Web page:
As 7th Circuit Judge Richard Posner wrote last year in an opinion striking down same-sex marriage bans in Wisconsin and Indiana, the argument that tradition supports the bans “runs head on into Loving.” That conclusion should resonate with Chief Justice Roberts. And if Roberts is true to his confirmation hearing testimony, he should find in Obergefell that state laws prohibiting same-sex couples from marrying violate their fundamental right to marry.
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The public health community, various members of the energy sector, several states, and the Supreme Court’s own precedents are all on the side of the EPA’s new standards. When the court decides this case in a few months, here’s hoping that a majority of the justices are, too.
At any argument, there are always tough questions for both sides, but the government has to have been happy about the questions that were asked during the King argument — as well as the answers that Verrilli was able to give.
If the Court were to rule against the government, there would not be anything the states or the courts could do if Congress did not step in to fix the problem—yet another reason to hope that the Court does what the ACA’s text requires and holds that the tax credits are available nationwide.
When the Supreme Court heard oral argument this morning in King v. Burwell, the latest challenge to the Affordable Care Act, everyone was eager to hear what Chief Justice John Roberts and Justice Anthony Kennedy, widely viewed as the likely swing voters in the case, would have to say. Chief Justice Roberts was uncharacteristically quiet during the argument, but Justice Kennedy wasn’t. He asked a number of questions that seem to provide a good window into his thinking, and supporters of the ACA should be happy about what that window appears to have revealed.
The text of the Affordable Care Act is clear that tax credits are available for eligible Americans nationwide, as part of the law’s overarching goal to provide quality, affordable health care for all. The King challengers’ contrary interpretation of the Affordable Care Act fails basic rules of reading comprehension, not to mention long-established rules on how to interpret statutes. Their claims shouldn’t get a pass from the Supreme Court.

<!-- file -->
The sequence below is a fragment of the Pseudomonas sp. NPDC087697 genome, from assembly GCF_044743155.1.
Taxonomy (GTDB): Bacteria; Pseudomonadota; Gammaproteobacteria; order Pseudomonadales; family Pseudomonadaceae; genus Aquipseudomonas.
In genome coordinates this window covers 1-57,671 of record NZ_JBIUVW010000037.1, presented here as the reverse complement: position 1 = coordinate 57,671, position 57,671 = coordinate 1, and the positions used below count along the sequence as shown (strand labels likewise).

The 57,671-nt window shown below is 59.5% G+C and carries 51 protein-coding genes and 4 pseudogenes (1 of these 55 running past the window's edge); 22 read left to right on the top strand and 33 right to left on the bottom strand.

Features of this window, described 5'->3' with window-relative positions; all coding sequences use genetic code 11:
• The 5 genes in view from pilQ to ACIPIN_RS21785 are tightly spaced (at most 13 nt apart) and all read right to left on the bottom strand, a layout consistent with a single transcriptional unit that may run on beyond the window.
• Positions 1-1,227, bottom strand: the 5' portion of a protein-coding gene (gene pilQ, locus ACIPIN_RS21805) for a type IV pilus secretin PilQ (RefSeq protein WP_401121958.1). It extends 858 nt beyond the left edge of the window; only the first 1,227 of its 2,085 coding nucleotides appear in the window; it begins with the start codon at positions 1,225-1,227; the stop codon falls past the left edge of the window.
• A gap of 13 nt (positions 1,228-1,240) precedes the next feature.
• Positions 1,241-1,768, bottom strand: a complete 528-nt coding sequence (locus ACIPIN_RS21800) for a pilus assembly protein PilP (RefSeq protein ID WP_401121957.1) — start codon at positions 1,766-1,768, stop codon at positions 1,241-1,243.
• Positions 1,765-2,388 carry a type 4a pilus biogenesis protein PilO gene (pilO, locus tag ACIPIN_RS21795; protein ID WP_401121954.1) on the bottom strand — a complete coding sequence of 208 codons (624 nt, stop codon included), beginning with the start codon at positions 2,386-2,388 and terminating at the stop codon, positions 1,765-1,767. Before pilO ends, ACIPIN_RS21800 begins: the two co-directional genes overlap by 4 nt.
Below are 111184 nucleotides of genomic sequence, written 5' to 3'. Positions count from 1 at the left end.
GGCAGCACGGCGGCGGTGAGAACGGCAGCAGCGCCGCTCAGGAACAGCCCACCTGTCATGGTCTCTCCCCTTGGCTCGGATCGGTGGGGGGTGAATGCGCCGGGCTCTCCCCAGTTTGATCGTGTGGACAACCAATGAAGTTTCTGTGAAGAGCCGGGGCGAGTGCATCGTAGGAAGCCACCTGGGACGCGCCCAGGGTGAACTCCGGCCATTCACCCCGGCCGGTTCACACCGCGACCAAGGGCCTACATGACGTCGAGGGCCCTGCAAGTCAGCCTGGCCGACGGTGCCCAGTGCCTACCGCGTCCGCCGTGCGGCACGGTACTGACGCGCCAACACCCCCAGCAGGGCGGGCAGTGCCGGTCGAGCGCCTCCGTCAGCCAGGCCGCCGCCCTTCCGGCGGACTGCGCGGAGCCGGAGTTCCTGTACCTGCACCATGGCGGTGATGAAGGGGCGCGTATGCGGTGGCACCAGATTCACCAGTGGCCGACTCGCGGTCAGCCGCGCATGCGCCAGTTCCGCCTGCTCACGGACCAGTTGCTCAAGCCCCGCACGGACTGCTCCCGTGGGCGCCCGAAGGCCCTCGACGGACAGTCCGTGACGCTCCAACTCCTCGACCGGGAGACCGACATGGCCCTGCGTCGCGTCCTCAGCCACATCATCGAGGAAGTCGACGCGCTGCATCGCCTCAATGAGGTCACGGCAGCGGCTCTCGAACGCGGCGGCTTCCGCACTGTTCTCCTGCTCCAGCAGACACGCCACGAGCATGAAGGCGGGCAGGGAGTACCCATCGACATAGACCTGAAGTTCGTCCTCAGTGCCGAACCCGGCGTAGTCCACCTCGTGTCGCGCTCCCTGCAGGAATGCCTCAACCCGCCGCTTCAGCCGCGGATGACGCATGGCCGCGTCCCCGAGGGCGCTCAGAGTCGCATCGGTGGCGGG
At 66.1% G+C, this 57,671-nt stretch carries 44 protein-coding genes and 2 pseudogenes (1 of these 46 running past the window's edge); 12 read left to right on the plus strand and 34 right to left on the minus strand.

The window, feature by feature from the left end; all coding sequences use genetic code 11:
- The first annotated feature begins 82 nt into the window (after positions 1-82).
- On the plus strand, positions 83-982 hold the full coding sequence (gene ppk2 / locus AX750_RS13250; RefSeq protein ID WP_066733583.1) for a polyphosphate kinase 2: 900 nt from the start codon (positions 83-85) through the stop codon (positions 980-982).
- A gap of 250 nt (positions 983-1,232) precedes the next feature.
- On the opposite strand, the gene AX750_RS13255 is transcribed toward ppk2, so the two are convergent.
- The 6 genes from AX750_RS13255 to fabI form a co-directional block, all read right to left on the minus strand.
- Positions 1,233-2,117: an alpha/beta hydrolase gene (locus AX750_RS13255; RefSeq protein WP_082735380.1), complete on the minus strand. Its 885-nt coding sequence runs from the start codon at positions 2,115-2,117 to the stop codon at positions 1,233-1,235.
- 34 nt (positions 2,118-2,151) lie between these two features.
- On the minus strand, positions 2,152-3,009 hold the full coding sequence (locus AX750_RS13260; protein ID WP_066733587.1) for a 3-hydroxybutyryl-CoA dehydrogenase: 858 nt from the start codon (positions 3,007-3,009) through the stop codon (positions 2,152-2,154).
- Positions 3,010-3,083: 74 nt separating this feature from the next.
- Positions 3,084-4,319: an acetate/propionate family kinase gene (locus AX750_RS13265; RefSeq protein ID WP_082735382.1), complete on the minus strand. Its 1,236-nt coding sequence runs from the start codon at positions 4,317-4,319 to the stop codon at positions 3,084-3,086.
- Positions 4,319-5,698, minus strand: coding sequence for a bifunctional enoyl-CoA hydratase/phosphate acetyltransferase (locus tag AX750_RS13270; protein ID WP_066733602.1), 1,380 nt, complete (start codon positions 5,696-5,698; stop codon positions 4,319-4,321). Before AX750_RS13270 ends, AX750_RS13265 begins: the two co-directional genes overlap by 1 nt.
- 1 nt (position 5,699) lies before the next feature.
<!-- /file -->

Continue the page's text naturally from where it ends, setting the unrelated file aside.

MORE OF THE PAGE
Opponents of the Affordable Care Act have been caught off guard by the possibility that the challenge in King v. Burwell actually violates principles of constitutional federalism. The federalism argument has been made in two important Supreme Court amicus curiae briefs, one submitted on behalf of 22 states and the District of Columbia, and another on behalf of four law professors – Abbe Gluck, Gillian Metzger, Thomas Merrill, and Nicholas Bagley.
Scalia himself has often endorsed, most recently in a major 2014 decision interpreting the Clean Air Act, the “fundamental canon of statutory construction that the words of a statute must be read in their context and with a view to their place in the overall statutory scheme.” This “fundamental canon” underscores the real issue in King v. Burwell: Will he and his fellow conservatives follow common-sense principles fundamental to all legitimate approaches to interpreting laws and uphold the nationwide availability of affordable ACA tax credits—or will they bear out critics who denigrate textualism as merely a sham for rationalizing politically driven, legally flimsy results?
Independent judges applying straightforward legal principles should easily conclude that the Affordable Care Act provides financial assistance to all Americans who need it, regardless of who administers the insurance marketplace in their state.
When the Supreme Court hears oral arguments in King vs. Burwell next week, all eyes will be on Chief Justice John G. Roberts Jr., to try to figure out which way he's leaning. After all, this case is the latest challenge to the Affordable Care Act, and the last time the law was before the high court, Roberts was the deciding vote in favor of the government. There's one very good reason to think the chief justice will rule for the government again: He's too good a lawyer to do otherwise.